The Government's inquiry into the abuse of children in state care will be expanded to include the abuse of children in the care of religious institutions.
The Inquiry is to be called the Royal Commission into Historical Abuse in State Care and in the Care of Faith-Based Institutions, to reflect its expanded scope.
The Royal Commission was formally established in February to be chaired by the former Govenor-General Sir Anand Satyanand, with the terms of reference, budget and additional inquiry members to be announced after consultation and Cabinet approval.
Its initial scope was to cover circumstances where the state directly ran institutions like child welfare institutions, borstals or psychiatric hospitals, and where the government contracted services out to other institutions, but as of today that will be expanded to include children in the care of faith-based institutions
Religious groups and church abuse survivors have been lobbying to be included in the inquiry since it was announced.
It will begin hearing evidence from January next year with the first interim report, which will be focussed on state care, to be reported back by the end of 2020.
A final report containing the Royal Commission's findings and recommendations will be submitted to the Governor-General in January 2023.
The Prime Minister, Jacinda Ardern, said it was critical the Government got the Royal Commission right and the scope and purpose of the Inquiry has been carefully considered.
"Today paves the way for us to confront a dark chapter of our national history by acknowledging what happened to people in state care, and in the care of faith-based institutions, and to learn the lessons for the future."
The four other members of the Inquiry have been confirmed as Ali'imuamua Sandra Alofivae, Andrew Erueti, Paul Gibson; and Judge Coral Shaw.
The Inquiry has a budget of $78.85 million over four years, which includes more than $15 million to help participants by providing counseling and related support.
The New Zealand Catholic Bishops and Catholic Religious orders have welcomed the inclusion of faith-based institutions in the inquiry.
The President of the New Zealand Catholic Bishops Conference, Patrick Dunn, said the church reaffirmed its support and desire to learn from this national undertaking which it was confident would contribute positively to the strengthening and safeguarding of its families, communities and society.
"The view we expressed during the consultation was that it would be wrong if some individuals were excluded from the Inquiry simply because their path of referral to an institution was different from someone else's."
The Catholic Church has appointed a new group to ensure it provides a co-ordinated and co-operative response to the Commission from all the many dioceses, congregations and institutions of the Church in this country.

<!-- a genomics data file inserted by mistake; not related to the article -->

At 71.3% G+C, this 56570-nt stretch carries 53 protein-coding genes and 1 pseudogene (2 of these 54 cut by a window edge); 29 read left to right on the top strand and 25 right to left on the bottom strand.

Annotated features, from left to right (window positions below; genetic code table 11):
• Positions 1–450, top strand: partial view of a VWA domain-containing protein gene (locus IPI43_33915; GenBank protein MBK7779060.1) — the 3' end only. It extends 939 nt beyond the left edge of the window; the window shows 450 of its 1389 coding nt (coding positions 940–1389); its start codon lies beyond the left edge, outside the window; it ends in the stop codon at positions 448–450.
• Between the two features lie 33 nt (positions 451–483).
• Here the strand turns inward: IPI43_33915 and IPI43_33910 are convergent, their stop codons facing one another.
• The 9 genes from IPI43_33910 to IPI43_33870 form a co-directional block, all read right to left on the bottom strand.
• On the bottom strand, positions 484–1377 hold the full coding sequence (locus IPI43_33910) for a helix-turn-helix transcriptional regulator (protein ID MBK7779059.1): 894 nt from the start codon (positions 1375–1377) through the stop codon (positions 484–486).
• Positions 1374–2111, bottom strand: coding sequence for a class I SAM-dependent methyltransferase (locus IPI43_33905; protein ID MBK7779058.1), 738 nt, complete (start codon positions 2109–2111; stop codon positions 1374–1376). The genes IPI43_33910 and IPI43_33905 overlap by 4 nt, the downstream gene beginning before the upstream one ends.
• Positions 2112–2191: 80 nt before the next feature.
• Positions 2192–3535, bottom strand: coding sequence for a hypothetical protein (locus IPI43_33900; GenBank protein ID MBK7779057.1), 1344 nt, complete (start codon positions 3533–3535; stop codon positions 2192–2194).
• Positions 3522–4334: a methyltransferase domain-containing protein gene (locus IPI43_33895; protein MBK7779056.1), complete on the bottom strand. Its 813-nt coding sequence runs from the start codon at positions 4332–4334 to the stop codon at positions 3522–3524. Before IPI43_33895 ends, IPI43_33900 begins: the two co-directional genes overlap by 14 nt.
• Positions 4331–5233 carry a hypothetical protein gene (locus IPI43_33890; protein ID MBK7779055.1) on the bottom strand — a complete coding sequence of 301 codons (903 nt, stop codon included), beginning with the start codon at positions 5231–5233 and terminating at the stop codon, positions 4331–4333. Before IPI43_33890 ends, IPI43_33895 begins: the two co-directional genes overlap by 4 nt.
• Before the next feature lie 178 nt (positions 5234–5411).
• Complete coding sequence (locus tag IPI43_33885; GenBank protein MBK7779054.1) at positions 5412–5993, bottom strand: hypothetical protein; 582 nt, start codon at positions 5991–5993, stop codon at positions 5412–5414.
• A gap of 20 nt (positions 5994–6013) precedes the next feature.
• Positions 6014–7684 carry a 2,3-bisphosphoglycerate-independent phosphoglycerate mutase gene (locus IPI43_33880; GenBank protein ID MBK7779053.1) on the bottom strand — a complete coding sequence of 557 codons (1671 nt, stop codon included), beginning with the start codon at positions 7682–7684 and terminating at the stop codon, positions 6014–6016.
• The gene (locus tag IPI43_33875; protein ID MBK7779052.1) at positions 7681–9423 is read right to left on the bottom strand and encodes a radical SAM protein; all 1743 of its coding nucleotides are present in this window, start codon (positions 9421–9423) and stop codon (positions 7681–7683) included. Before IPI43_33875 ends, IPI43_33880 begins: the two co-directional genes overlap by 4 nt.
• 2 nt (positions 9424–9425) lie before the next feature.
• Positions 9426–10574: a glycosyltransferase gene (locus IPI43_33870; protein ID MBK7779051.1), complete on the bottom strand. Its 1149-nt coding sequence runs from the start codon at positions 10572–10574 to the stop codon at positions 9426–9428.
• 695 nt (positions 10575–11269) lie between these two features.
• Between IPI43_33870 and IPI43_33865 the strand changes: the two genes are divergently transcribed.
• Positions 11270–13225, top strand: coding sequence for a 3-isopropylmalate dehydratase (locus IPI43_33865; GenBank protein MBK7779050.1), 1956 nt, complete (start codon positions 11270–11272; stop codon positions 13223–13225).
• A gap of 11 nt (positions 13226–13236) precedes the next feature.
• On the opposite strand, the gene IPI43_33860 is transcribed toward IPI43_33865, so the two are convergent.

The new group is called Te Rōpū Tautoko.
Its chair Catherine Fyfe said it would support the Royal Commission with the information they need.
"We will review the Terms of Reference and look forward to working with the Commission as it progresses the next steps in this process.
"We will collectively work towards healing."
The Anglican Archbishop Philip Richardson said he was also pleased the Government had responded positively to calls, including from the churches, to broaden the scope of inquiry.
"Our primary concern is for the needs of those whose lives have been impacted by abuse, and we are conscious that abuse has been perpetrated by agencies across our society, including the Church and its agencies.
Philip Richardson said justice must not only be done, but also be seen to be done.
"A Royal Commission of Inquiry provides a forum, a credibility and an independence, which victims and survivors of abuse and the wider public will trust.
"While I think that that those in authority in the church today have a good sense of what the scope of historical abuse of children in the care of the Anglican Church has been, we can't be categorical about that.
"We see this Commission of Inquiry as one way we can put that faith into action, and our hope is that this broader inquiry will provide a pathway to healing and wholeness for all concerned."
An Australian Royal Commission into Institutional Responses to Child Sexual Abuse presented its final report at the end of last year after about three-and-a-half years of hearings - the Australian inquiry included public and private institutions, including child-care, cultural, educational, religious, sporting and other institutions.
But a human rights lawyer says some of her clients will be devastated over the timeframe for the Royal Commission into abuse of children in state care.
The government said the commission would focus on cases between 1950 and 1999 with discretion to look outside of that time period.
Wellington-based human rights lawyer Sonja Cooper told Checkpoint her firm has more than 100 clients born after 1990 and their voice most likely would not be heard.
"They're going to be concerned and some quite devastated by that," she said.
"They've had their abusive experiences, they're actually still suffering deeply from that."
Ms Cooper said the the timeframe should be extended to 2017.
Current data is needed to make informed decisions about how to help children currently in state care, she said.
The government's decision not to have a wider timeframe is because they want to label abuse as a thing of the past, said Ms Cooper.
"There's a degree to which this is about, you know, let's pretend that everything is actually alright in New Zealand," she said.
"Let's pretend that Oranga Tamariki has fixed everything up."